Interesting Esoterica

Computer analysis of Sprouts with nimbers

Article by Lemoine, Julien and Viennot, Simon
  • Published in 2010
  • Added on
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Sprouts is a two-player topological game, invented in 1967 in the University of Cambridge by John Conway and Michael Paterson. The game starts with p spots, and ends in at most 3p-1 moves. The first player who cannot play loses. The complexity of the p-spot game is very high, so that the best hand-checked proof only shows who the winner is for the 7-spot game, and the best previous computer analysis reached p=11. We have written a computer program, using mainly two new ideas. The nimber (also known as Sprague-Grundy number) allows us to compute separately independent subgames; and when the exploration of a part of the game tree seems to be too difficult, we can manually force the program to search elsewhere. Thanks to these improvements, we reached up to p=32. The outcome of the 33-spot game is still unknown, but the biggest computed value is the 47-spot game ! All the computed values support the Sprouts conjecture: the first player has a winning strategy if and only if p is 3, 4 or 5 modulo 6. We have also used a check algorithm to reduce the number of positions needed to prove which player is the winner. It is now possible to hand-check all the games until p=11 in a reasonable amount of time.

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Other information

arxivId
1008.2320
journal
Analysis
pages
17

BibTeX entry

@article{Lemoine2010,
	abstract = {Sprouts is a two-player topological game, invented in 1967 in the University of Cambridge by John Conway and Michael Paterson. The game starts with p spots, and ends in at most 3p-1 moves. The first player who cannot play loses. The complexity of the p-spot game is very high, so that the best hand-checked proof only shows who the winner is for the 7-spot game, and the best previous computer analysis reached p=11. We have written a computer program, using mainly two new ideas. The nimber (also known as Sprague-Grundy number) allows us to compute separately independent subgames; and when the exploration of a part of the game tree seems to be too difficult, we can manually force the program to search elsewhere. Thanks to these improvements, we reached up to p=32. The outcome of the 33-spot game is still unknown, but the biggest computed value is the 47-spot game ! All the computed values support the Sprouts conjecture: the first player has a winning strategy if and only if p is 3, 4 or 5 modulo 6. We have also used a check algorithm to reduce the number of positions needed to prove which player is the winner. It is now possible to hand-check all the games until p=11 in a reasonable amount of time.},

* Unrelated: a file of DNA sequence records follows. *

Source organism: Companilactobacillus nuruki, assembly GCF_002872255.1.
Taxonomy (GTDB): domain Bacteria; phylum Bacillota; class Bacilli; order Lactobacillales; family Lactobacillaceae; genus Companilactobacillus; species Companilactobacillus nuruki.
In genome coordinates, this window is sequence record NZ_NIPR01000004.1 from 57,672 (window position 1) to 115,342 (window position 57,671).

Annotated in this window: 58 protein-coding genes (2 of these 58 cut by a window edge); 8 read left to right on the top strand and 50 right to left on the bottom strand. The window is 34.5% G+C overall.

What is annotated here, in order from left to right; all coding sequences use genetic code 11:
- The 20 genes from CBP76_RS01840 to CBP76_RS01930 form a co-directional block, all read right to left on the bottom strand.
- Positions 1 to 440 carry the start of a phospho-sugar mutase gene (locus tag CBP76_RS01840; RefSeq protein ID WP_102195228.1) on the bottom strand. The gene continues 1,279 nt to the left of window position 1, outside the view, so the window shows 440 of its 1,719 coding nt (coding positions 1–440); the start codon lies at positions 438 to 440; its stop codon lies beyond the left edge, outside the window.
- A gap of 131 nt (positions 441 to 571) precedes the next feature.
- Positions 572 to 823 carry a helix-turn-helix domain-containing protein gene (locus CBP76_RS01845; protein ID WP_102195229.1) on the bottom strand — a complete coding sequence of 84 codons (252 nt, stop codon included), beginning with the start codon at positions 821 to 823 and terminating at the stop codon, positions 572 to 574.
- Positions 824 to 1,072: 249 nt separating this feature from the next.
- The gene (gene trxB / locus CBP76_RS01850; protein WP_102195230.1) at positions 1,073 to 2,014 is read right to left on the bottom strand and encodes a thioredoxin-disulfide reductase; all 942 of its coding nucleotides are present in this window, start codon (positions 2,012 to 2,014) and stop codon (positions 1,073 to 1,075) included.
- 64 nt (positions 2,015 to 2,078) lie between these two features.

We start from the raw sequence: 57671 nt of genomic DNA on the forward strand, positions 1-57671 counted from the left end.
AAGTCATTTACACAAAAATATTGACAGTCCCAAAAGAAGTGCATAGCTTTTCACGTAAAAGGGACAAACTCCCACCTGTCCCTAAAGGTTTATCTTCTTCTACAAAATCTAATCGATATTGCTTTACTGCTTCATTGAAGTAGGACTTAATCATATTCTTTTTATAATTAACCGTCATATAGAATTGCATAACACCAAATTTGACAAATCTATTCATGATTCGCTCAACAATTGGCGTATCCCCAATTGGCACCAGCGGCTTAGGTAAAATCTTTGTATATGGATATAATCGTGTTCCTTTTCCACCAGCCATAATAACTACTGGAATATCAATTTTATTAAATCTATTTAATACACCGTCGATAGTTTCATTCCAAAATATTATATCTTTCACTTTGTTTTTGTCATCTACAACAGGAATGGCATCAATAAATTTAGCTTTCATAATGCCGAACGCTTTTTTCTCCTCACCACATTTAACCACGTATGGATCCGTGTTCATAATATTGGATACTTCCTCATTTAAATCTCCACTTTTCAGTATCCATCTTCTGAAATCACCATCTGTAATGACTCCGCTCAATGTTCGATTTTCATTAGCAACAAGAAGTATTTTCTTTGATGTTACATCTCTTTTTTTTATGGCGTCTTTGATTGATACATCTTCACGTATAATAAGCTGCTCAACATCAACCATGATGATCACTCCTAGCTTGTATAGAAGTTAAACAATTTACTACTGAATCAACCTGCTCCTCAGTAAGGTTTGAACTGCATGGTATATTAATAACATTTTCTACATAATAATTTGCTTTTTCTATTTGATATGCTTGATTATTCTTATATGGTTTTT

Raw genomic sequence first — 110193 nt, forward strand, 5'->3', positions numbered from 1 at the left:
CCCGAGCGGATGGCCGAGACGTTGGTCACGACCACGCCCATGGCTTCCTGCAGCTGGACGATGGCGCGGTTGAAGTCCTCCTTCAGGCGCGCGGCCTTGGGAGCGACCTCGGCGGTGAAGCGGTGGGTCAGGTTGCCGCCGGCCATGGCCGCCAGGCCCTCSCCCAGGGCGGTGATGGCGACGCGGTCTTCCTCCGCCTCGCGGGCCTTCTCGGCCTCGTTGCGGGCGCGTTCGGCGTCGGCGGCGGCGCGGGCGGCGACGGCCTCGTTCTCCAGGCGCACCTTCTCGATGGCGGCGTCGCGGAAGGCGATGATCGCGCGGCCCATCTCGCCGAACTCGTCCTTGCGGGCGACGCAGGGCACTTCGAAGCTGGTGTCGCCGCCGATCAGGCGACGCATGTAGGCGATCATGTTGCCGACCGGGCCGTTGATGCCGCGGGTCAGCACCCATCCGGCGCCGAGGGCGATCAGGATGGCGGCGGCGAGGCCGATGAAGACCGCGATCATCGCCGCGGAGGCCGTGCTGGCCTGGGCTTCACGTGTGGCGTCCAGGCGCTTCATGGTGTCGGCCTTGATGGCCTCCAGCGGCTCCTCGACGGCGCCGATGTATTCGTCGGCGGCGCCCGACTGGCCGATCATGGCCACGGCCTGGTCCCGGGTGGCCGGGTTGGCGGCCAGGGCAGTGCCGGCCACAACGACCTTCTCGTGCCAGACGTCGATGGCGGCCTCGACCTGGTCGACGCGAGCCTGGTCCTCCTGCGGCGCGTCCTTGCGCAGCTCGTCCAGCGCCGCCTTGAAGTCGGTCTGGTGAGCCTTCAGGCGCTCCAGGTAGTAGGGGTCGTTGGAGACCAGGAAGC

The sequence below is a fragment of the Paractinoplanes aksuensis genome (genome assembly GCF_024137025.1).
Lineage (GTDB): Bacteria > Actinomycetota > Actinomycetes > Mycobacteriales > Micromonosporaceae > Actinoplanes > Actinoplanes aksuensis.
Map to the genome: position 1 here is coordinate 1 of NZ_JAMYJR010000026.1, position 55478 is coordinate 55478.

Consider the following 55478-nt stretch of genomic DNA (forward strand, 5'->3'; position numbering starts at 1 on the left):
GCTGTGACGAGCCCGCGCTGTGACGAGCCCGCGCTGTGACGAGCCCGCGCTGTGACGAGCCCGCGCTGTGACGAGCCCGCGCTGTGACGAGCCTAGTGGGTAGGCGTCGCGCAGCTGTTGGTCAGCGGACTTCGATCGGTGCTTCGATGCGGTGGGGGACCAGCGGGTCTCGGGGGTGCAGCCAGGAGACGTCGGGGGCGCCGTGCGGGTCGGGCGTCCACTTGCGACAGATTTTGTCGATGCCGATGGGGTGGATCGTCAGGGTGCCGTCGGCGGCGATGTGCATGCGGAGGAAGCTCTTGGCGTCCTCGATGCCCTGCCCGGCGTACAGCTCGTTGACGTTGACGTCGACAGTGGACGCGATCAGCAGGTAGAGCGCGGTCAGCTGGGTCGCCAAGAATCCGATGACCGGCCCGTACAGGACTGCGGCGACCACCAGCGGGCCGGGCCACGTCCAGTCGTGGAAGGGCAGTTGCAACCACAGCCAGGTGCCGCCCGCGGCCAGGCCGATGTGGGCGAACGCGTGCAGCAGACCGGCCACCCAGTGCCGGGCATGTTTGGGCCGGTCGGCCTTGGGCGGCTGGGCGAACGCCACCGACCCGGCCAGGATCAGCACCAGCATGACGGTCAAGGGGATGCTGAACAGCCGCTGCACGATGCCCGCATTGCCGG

archivePrefix = {arXiv},
	arxivId = {1008.2320},
	author = {Lemoine, Julien and Viennot, Simon},
	eprint = {1008.2320},
	journal = {Analysis},
	month = {aug},
	pages = 17,
	title = {Computer analysis of Sprouts with nimbers},
	url = {http://arxiv.org/abs/1008.2320 http://arxiv.org/pdf/1008.2320v1},
	year = 2010,
	primaryClass = {math.CO},
	urldate = {2012-04-21},
	collections = {Unusual arithmetic}
}